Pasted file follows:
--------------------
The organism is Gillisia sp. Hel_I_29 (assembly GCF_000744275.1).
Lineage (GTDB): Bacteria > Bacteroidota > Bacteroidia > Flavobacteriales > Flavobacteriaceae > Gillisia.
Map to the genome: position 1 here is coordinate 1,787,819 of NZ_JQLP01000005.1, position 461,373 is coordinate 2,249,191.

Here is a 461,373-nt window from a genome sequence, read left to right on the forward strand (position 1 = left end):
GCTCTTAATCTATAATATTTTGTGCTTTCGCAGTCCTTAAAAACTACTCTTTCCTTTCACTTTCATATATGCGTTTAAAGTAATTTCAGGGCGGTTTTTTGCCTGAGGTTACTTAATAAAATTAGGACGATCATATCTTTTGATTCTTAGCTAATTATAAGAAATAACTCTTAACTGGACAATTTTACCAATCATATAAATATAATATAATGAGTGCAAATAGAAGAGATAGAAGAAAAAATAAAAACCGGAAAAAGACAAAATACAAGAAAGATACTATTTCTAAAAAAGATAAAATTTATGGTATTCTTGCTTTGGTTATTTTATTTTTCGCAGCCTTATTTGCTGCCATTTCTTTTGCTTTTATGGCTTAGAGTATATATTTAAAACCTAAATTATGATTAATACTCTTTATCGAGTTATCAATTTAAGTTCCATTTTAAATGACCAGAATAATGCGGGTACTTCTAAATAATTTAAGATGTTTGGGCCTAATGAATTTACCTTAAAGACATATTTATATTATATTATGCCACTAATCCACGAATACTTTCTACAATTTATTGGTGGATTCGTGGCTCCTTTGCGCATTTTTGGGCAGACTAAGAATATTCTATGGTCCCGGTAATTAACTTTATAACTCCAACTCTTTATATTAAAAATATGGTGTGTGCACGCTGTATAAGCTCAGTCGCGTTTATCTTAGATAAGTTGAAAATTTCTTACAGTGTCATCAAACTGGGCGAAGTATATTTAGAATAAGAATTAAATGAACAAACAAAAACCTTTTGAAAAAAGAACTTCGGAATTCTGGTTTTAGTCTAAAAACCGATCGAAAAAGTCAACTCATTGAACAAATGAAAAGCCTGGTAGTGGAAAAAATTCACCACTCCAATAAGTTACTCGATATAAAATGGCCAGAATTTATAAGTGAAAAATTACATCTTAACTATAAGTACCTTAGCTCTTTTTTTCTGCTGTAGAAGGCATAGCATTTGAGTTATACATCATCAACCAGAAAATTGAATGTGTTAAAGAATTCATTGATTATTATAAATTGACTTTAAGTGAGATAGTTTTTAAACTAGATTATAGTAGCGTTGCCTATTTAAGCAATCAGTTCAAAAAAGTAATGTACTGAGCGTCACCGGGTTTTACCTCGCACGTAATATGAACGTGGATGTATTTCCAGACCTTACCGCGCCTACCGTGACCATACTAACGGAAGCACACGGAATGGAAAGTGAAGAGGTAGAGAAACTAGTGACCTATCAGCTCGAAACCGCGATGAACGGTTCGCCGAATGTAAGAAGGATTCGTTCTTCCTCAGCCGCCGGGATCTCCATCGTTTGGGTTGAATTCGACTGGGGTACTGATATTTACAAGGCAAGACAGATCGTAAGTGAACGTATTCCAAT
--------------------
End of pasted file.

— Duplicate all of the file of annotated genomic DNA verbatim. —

The organism is Gillisia sp. Hel_I_29 (assembly GCF_000744275.1).
Lineage (GTDB): Bacteria > Bacteroidota > Bacteroidia > Flavobacteriales > Flavobacteriaceae > Gillisia.
Map to the genome: position 1 here is coordinate 1,787,819 of NZ_JQLP01000005.1, position 461,373 is coordinate 2,249,191.

Here is a 461,373-nt window from a genome sequence, read left to right on the forward strand (position 1 = left end):
GCTCTTAATCTATAATATTTTGTGCTTTCGCAGTCCTTAAAAACTACTCTTTCCTTTCACTTTCATATATGCGTTTAAAGTAATTTCAGGGCGGTTTTTTGCCTGAGGTTACTTAATAAAATTAGGACGATCATATCTTTTGATTCTTAGCTAATTATAAGAAATAACTCTTAACTGGACAATTTTACCAATCATATAAATATAATATAATGAGTGCAAATAGAAGAGATAGAAGAAAAAATAAAAACCGGAAAAAGACAAAATACAAGAAAGATACTATTTCTAAAAAAGATAAAATTTATGGTATTCTTGCTTTGGTTATTTTATTTTTCGCAGCCTTATTTGCTGCCATTTCTTTTGCTTTTATGGCTTAGAGTATATATTTAAAACCTAAATTATGATTAATACTCTTTATCGAGTTATCAATTTAAGTTCCATTTTAAATGACCAGAATAATGCGGGTACTTCTAAATAATTTAAGATGTTTGGGCCTAATGAATTTACCTTAAAGACATATTTATATTATATTATGCCACTAATCCACGAATACTTTCTACAATTTATTGGTGGATTCGTGGCTCCTTTGCGCATTTTTGGGCAGACTAAGAATATTCTATGGTCCCGGTAATTAACTTTATAACTCCAACTCTTTATATTAAAAATATGGTGTGTGCACGCTGTATAAGCTCAGTCGCGTTTATCTTAGATAAGTTGAAAATTTCTTACAGTGTCATCAAACTGGGCGAAGTATATTTAGAATAAGAATTAAATGAACAAACAAAAACCTTTTGAAAAAAGAACTTCGGAATTCTGGTTTTAGTCTAAAAACCGATCGAAAAAGTCAACTCATTGAACAAATGAAAAGCCTGGTAGTGGAAAAAATTCACCACTCCAATAAGTTACTCGATATAAAATGGCCAGAATTTATAAGTGAAAAATTACATCTTAACTATAAGTACCTTAGCTCTTTTTTTCTGCTGTAGAAGGCATAGCATTTGAGTTATACATCATCAACCAGAAAATTGAATGTGTTAAAGAATTCATTGATTATTATAAATTGACTTTAAGTGAGATAGTTTTTAAACTAGATTATAGTAGCGTTGCCTATTTAAGCAATCAGTTCAAAAAAGTAATGTACTGAGCGTCACCGGGTTTTACCTCGCACGTAATATGAACGTGGATGTATTTCCAGACCTTACCGCGCCTACCGTGACCATACTAACGGAAGCACACGGAATGGAAAGTGAAGAGGTAGAGAAACTAGTGACCTATCAGCTCGAAACCGCGATGAACGGTTCGCCGAATGTAAGAAGGATTCGTTCTTCCTCAGCCGCCGGGATCTCCATCGTTTGGGTTGAATTCGACTGGGGTACTGATATTTACAAGGCAAGACAGATCGTAAGTGAACGTATTCCAAT